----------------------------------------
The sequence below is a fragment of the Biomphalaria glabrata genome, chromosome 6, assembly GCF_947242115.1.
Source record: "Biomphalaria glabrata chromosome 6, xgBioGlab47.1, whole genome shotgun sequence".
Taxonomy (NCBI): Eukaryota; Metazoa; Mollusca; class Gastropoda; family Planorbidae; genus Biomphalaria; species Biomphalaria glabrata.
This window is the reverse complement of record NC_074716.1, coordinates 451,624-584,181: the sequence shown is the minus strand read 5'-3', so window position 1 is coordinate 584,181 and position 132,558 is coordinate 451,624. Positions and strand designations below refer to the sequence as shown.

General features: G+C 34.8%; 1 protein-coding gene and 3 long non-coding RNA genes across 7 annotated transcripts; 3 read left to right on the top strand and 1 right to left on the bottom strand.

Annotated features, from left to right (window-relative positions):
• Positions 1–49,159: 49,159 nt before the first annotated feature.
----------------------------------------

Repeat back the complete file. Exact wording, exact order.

The sequence below is a fragment of the Biomphalaria glabrata genome, chromosome 6, assembly GCF_947242115.1.
Source record: "Biomphalaria glabrata chromosome 6, xgBioGlab47.1, whole genome shotgun sequence".
Taxonomy (NCBI): Eukaryota; Metazoa; Mollusca; class Gastropoda; family Planorbidae; genus Biomphalaria; species Biomphalaria glabrata.
This window is the reverse complement of record NC_074716.1, coordinates 451,624-584,181: the sequence shown is the minus strand read 5'-3', so window position 1 is coordinate 584,181 and position 132,558 is coordinate 451,624. Positions and strand designations below refer to the sequence as shown.

General features: G+C 34.8%; 1 protein-coding gene and 3 long non-coding RNA genes across 7 annotated transcripts; 3 read left to right on the top strand and 1 right to left on the bottom strand.

Annotated features, from left to right (window-relative positions):
• Positions 1–49,159: 49,159 nt before the first annotated feature.